One of the mysteries of the English language finally explained.
narrow-mindedness, blinkered approach, blinkered attitude, parochialism, provincialism, localism, narrowness, small-mindedness, pettiness, short-sightedness, inflexibility, dogmatism, illiberality, intolerance, prejudice, bigotry, bias, partisanship, sectarianism, xenophobia, discriminationView synonyms
- ‘Apart from testing the eye, they supply booklets detailing eye care with particular reference to refractive errors such as myopia, hypermetropia and astigmatism.’
- ‘Astigmatism may occur with myopia or hyperopia.’
- ‘And so we found an association between this opacity at the back of the lens and short-sightedness, or myopia.’
- ‘The medical name for short-sightedness is myopia.’
- ‘The Romans considered myopia a permanent defect that reduced the market value of a slave.’
- 1.1 Lack of imagination, foresight, or intellectual insight.‘historians have been censured for their myopia in treating modern science as a western phenomenon’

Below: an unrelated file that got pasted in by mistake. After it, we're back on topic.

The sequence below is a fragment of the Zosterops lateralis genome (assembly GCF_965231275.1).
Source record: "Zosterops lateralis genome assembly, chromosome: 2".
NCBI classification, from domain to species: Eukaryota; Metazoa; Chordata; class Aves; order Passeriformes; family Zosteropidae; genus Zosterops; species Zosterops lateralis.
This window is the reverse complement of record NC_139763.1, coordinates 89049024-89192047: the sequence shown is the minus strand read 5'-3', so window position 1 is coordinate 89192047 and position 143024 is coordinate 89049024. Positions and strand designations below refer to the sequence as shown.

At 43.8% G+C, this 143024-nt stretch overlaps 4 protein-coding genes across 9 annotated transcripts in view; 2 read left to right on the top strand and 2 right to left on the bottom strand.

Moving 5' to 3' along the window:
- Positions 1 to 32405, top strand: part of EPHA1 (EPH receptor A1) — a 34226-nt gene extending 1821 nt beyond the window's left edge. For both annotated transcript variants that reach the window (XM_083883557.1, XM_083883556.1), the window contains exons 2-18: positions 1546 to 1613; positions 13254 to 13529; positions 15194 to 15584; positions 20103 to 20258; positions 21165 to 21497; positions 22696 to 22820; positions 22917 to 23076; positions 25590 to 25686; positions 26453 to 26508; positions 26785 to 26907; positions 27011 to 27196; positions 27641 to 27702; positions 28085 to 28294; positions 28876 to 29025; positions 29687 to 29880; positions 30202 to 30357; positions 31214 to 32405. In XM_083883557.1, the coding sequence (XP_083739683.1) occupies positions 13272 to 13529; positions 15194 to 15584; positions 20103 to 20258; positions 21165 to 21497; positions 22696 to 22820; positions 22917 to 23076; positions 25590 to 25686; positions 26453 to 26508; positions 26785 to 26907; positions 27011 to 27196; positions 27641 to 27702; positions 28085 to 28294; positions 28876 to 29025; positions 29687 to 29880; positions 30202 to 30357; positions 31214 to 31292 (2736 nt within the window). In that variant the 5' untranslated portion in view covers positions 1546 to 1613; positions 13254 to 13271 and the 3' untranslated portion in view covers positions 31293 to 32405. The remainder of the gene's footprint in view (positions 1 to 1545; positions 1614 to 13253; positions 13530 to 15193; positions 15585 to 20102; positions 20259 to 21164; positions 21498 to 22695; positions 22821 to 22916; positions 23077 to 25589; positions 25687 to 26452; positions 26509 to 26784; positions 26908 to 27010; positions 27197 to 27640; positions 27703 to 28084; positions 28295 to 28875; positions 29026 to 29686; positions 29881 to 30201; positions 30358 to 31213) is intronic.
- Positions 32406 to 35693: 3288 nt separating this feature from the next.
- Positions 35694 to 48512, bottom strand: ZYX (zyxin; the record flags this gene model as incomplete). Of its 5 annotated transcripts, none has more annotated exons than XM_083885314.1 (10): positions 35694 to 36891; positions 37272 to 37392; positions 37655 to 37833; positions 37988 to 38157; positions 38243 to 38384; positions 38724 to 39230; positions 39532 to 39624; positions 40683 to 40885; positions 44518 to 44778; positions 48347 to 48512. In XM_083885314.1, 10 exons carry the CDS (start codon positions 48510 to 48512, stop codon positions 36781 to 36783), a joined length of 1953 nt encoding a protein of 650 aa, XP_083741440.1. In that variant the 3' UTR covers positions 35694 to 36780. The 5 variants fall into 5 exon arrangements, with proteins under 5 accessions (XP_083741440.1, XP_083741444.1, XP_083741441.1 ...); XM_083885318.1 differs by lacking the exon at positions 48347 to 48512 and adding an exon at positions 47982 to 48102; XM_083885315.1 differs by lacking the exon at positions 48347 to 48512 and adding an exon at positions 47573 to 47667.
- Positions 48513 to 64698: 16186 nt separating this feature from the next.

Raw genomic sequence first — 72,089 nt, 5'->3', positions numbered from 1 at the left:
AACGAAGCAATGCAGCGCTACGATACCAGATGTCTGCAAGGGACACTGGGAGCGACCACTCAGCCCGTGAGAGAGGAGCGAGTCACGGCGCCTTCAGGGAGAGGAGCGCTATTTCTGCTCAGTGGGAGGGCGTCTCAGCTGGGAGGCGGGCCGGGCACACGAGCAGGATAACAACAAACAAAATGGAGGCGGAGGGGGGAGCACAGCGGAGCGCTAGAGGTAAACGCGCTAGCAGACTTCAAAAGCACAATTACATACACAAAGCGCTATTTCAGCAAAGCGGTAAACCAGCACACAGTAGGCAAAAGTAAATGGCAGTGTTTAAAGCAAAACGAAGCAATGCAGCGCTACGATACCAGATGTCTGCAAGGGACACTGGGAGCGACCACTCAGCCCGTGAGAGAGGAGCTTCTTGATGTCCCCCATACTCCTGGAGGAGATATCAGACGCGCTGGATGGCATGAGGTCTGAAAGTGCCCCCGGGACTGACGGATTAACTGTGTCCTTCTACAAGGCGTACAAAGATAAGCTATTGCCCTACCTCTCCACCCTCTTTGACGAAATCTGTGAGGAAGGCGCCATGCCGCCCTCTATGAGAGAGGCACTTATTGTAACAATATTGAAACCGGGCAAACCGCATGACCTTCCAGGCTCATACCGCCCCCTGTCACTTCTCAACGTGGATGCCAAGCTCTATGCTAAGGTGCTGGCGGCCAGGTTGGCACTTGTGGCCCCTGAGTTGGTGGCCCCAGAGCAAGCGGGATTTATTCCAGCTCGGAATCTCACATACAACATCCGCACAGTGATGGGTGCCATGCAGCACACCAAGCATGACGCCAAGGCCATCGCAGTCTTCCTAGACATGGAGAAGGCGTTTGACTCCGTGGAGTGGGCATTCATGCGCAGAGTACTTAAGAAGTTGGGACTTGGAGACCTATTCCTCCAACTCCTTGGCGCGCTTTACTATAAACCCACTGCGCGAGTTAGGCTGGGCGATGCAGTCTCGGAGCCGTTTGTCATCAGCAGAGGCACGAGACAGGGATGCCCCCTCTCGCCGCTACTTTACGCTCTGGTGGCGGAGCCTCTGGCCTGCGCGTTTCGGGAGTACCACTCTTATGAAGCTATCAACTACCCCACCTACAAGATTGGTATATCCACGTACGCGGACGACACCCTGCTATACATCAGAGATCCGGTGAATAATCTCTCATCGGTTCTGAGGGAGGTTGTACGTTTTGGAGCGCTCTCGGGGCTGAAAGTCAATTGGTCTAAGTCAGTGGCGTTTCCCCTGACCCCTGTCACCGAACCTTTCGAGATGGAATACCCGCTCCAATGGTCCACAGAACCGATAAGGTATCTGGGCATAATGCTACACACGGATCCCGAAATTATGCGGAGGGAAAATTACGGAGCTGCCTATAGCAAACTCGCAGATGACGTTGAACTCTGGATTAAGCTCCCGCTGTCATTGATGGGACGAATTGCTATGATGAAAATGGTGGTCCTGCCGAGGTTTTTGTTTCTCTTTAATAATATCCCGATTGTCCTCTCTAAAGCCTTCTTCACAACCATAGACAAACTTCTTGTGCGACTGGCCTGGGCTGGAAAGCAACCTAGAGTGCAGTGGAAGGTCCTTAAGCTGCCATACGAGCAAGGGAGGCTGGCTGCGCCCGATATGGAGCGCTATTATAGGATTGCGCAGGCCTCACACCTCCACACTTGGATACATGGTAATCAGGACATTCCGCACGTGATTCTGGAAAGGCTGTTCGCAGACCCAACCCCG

- ‘It reeks of the typical psychology and myopia of the supposed intellectually and militarily powerful.’
- ‘The Register reports another example of corporate myopia.’
- ‘The difference between political and religious leadership has blurred due to which the nation as a whole is affected gravely by myopia.’
- ‘The result is a sort of national and cultural myopia.’
- ‘And while intellectual hyperopia gets in the way of first class, specialised academic work, intellectual myopia is a more pernicious and widespread affliction of intellectual life today.’
Early 18th century: modern Latin, from late Greek muōpia, from Greek muōps (see myope).
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